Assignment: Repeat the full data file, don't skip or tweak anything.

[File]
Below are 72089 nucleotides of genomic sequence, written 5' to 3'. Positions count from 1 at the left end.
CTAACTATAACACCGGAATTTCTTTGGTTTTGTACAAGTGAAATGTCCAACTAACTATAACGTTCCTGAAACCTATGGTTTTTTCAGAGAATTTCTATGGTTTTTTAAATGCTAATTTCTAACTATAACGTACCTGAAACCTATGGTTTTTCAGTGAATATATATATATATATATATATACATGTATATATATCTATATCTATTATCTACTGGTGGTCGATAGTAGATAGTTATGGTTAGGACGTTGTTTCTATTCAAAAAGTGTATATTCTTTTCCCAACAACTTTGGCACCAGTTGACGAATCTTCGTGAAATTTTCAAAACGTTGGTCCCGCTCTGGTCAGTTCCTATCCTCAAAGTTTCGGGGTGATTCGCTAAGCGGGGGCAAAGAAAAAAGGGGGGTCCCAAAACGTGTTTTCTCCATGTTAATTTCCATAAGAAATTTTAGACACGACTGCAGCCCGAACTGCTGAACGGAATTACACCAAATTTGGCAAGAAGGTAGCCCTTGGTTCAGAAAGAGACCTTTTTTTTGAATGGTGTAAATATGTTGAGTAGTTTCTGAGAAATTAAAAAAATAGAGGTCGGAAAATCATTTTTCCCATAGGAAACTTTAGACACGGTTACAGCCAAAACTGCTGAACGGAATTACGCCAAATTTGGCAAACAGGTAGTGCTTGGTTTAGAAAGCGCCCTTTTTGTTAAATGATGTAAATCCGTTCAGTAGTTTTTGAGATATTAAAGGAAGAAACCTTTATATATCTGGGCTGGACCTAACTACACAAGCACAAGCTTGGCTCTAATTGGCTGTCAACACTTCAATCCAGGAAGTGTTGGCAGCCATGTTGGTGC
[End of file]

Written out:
Below are 72089 nucleotides of genomic sequence, written 5' to 3'. Positions count from 1 at the left end.
CTAACTATAACACCGGAATTTCTTTGGTTTTGTACAAGTGAAATGTCCAACTAACTATAACGTTCCTGAAACCTATGGTTTTTTCAGAGAATTTCTATGGTTTTTTAAATGCTAATTTCTAACTATAACGTACCTGAAACCTATGGTTTTTCAGTGAATATATATATATATATATATATACATGTATATATATCTATATCTATTATCTACTGGTGGTCGATAGTAGATAGTTATGGTTAGGACGTTGTTTCTATTCAAAAAGTGTATATTCTTTTCCCAACAACTTTGGCACCAGTTGACGAATCTTCGTGAAATTTTCAAAACGTTGGTCCCGCTCTGGTCAGTTCCTATCCTCAAAGTTTCGGGGTGATTCGCTAAGCGGGGGCAAAGAAAAAAGGGGGGTCCCAAAACGTGTTTTCTCCATGTTAATTTCCATAAGAAATTTTAGACACGACTGCAGCCCGAACTGCTGAACGGAATTACACCAAATTTGGCAAGAAGGTAGCCCTTGGTTCAGAAAGAGACCTTTTTTTTGAATGGTGTAAATATGTTGAGTAGTTTCTGAGAAATTAAAAAAATAGAGGTCGGAAAATCATTTTTCCCATAGGAAACTTTAGACACGGTTACAGCCAAAACTGCTGAACGGAATTACGCCAAATTTGGCAAACAGGTAGTGCTTGGTTTAGAAAGCGCCCTTTTTGTTAAATGATGTAAATCCGTTCAGTAGTTTTTGAGATATTAAAGGAAGAAACCTTTATATATCTGGGCTGGACCTAACTACACAAGCACAAGCTTGGCTCTAATTGGCTGTCAACACTTCAATCCAGGAAGTGTTGGCAGCCATGTTGGTGC